CARP Ottawa calls for change in long-term care now from Institutions to Homes

Media Release July 31st, 2023 


Most of Ontario’s long-term care homes (LTCHs) are still being operated as institutions. This despite four decades of systemic weaknesses that were brought to light because of the horrific tragedies of the pandemic.

We are calling on the Ford government to mandate and fund the ongoing transition of LTCHs from institutions to homes so that residents can live in dignity and with the respect they deserve.

Positive changes in models of care already exist in the province. For the last five years, CARP Ottawa and other like-minded organizations in Ontario have been working hard to highlight those positive changes. The models include: The Eden Alternative, The Butterfly Approach, Hogeweyk Villages, and the Green House Project. Other homes, such as the municipal homes in Toronto, have opted to use a hybrid model. They all use the same philosophy of care.

More awareness is needed. Residents deserve to live with respect and dignity.  Georgie’s compelling story, described in the video shows how The Butterfly Approach enabled her to come to life again, even though living with dementia. The other describes ‘The Eden Alternative model – how its philosophies care for the whole person and create a home – and how it values its staff, resulting in a remarkable 95% staff retention rate.  View the videos here:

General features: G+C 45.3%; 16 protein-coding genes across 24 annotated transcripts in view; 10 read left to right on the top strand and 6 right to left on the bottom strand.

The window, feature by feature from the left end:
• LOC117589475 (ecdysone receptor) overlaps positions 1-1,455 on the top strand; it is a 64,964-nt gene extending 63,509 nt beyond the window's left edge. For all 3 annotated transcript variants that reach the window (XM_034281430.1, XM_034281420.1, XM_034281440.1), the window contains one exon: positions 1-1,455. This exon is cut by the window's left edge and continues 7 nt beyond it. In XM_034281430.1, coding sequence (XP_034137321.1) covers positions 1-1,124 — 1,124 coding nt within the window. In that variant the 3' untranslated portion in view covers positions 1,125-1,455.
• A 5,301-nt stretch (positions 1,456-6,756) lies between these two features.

There are many long-term care home operators in Ontario, other provinces and internationally, that have already transformed their institutions to homes.  The Quebec government has just announced it will be transforming all its nursing homes using similar approaches. These shifts result in significantly better outcomes for residents, staff, and families, both pre and during COVID-19.

The fundamental principle in Ontario’s Fixing Long-term Care Act 2021 – to provide a place where residents may live with dignity and security, safety and comfort and have their physical, psychological, social, spiritual, and cultural needs adequately met – is not being applied.

If we don’t begin to fix the long-term care home system now, after two years of horrific tragedies, they will be forgotten again for decades or until another pandemic hits.

For contact information re interviews with family caregivers, experts and staff, call:

Kathy Wright – 613-808-8978,
Chair, CARP Ottawa’s Working Group on Long-term Care
Marg Eisner – 519-771-1129,
Member, Working Group on Long-term Care.

www.carp.caa New Vision for Aging is Canada’s largest advocacy association for older Canadians promoting equitable access to health care, financial security, and freedom from ageism. There are more than 300,000 members nationwide.

We urge you to share this with your friends, families and contacts as well as with your MPPs (for easy reference the link to the MPPs – click here